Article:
Then more recently, my toddler was spinning the steering wheel at the playground. As he walked a few steps away, another little boy came up and said he wanted to spin the wheel too. I asked the boy, “Do you want a turn?” LO looked on and said his own name, as if saying, “That’s mine.” I told him, “He’s taking a turn at the wheel. When he’s ready to move on, then it can be your turn again.” The boy spun the wheel for a bit and then left, so LO started spinning the wheel again.
I don’t want to force my toddler to share; I want to give him an opportunity to willingly share when he’s ready. He’s likelier to have a favorable view of sharing when he’s taken the initiative on his own. If he’s forced to share, he’ll end up thinking that this sharing business maybe isn’t all that great after all.
I’ve also noticed that kids are abruptly forced to give up their toy when they were probably absorbed in that project. I wouldn’t want to cut my toddler off from focusing on and finishing a task (filling up a bucket with sand, for instance) only to have his work whisked away (because another boy wanted a turn with the bucket). I’ve seen kids pouting at having to give up toys for good reason: they weren’t finished learning or playing yet!
Along the same lines, I wouldn’t want my toddler to give up an item because I want him to stand up for what’s important to him. That might seem intense, but if reading a particular book is important to him, I want him to learn that it’s okay to hang on to it. He shouldn’t always have to give up what he wants, or get pushed around, or told to keep quiet. He doesn’t have to be mean about it—I still want a polite boy—but he should still know that his feelings and wants are valid and if he has enough conviction for something he should learn how to hold on to them.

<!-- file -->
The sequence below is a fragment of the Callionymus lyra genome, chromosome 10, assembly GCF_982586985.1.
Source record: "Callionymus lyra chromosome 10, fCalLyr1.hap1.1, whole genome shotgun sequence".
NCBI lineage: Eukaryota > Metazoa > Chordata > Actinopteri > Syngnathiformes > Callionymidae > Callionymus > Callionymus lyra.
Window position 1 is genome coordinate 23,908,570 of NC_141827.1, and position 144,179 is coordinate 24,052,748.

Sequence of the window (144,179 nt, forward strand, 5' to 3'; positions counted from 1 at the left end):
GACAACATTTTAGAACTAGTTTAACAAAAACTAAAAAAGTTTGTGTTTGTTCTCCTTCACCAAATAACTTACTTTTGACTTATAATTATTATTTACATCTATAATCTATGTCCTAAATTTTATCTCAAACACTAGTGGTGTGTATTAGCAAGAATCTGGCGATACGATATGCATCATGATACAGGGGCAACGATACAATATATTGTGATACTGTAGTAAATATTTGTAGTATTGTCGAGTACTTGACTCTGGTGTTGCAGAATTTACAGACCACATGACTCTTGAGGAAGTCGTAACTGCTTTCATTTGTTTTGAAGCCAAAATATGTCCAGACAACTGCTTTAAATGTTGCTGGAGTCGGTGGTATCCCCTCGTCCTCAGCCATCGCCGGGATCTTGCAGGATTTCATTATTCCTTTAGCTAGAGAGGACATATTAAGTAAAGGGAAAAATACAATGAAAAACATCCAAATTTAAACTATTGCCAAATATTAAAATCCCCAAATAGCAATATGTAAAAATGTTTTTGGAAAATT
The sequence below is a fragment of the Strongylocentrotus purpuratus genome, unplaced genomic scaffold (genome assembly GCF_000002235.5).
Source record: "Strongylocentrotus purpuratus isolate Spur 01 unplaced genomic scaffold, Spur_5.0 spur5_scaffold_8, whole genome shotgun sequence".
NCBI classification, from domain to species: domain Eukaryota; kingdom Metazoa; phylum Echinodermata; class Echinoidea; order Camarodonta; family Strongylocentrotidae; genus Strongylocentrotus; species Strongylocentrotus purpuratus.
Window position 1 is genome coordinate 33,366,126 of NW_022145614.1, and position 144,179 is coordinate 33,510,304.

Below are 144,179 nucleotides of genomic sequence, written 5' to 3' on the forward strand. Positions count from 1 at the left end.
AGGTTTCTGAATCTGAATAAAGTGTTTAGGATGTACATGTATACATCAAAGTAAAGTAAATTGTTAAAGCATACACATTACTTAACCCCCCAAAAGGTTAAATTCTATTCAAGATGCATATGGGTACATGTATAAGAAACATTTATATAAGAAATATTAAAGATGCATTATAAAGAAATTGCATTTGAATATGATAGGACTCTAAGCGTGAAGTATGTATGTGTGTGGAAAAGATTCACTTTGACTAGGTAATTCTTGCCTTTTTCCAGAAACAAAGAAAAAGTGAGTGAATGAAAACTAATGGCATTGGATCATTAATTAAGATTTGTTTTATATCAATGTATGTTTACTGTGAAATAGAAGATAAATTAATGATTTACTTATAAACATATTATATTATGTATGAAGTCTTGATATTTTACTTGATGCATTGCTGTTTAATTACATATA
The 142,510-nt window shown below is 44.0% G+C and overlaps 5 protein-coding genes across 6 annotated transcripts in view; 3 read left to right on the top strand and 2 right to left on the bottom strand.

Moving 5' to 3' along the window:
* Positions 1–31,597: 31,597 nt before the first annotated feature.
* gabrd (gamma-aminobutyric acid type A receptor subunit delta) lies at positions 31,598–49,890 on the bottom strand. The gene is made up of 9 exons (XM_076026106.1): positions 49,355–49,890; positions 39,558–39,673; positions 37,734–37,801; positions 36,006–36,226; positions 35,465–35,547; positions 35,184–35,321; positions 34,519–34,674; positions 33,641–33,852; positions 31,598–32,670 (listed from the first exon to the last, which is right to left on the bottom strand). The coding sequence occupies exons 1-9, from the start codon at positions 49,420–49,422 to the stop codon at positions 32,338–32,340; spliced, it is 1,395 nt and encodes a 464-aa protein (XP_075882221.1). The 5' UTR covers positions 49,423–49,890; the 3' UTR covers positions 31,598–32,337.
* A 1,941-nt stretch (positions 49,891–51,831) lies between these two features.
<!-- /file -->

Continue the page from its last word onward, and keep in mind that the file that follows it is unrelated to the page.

And when the opportunity comes up to share, I ask my toddler if he wants to share his toys rather than simply offering it to another kid without his consent. This is a simple act of respect. I can’t imagine adults forcing one another to share without asking; the same respect should be given to children, too.
Perhaps the biggest crime I would commit by saying the S-word is denying my toddler the experience of sorting out the situation. It’s painful to see him in conflict because I don’t want his feelings hurt, especially over seemingly simple problems. But I try to take a step back and be a moderator or a referee. Let the kids duke it out, I say! So long as they’re not hurting each other, I would rather have the kids fully experience the social encounter—as awkward or difficult it may be for them—instead of having the adults step in for them.
Why do parents feel like good parenting means forcing their kids to share? Maybe it’s because we’ve all been told to share at one point or another in our own childhood. I don’t recall my own childhood experiences, but the common scenario we often see at the playgrounds and where kids convene are parents telling their kids to share. It’s like we’ve accepted that this is normal and the thing to do.
Or maybe because sharing is a wonderful value to instill in our children so we think that we have to drill it in their heads now that that’s the thing to do. While the intent is wonderful, babies and toddlers are far too young to understand the idea of sharing the way adults do. To most babies and toddlers, everything in their sight is theirs for the taking. So when adults hammer in the bit about sharing, they don’t fully understand why they can’t have the toy anymore and become frustrated.
Another possible reason parents force their kids to share is to save face with the other child’s parents. While I don’t force my toddler to share, I admit I have jumped in on other occasions when he’s not behaving properly, as if to tell the other mom, “Oh no, he’s normally an angel. I don’t know why he’s acting this way. This is so not like him!” Maybe when children don’t want to share, their parents jump in and force them to share to prove that they’re not parents to “terrible” children who don’t share.
If I were to force my toddler to share, he may end up thinking that sharing is this terrible thing that happens when you’re forced to give up something that you like. Or he may not learn to fight for what’s important to him. I like the idea of highlighting the benefits of sharing: helping another person feel good, or having a play mate and making the play more fun.
What ways can adults encourage sharing? What do you do when kids are fighting over the same thing? Have you ever dealt with another kid who didn’t want to share, and if so, how did you handle the situation?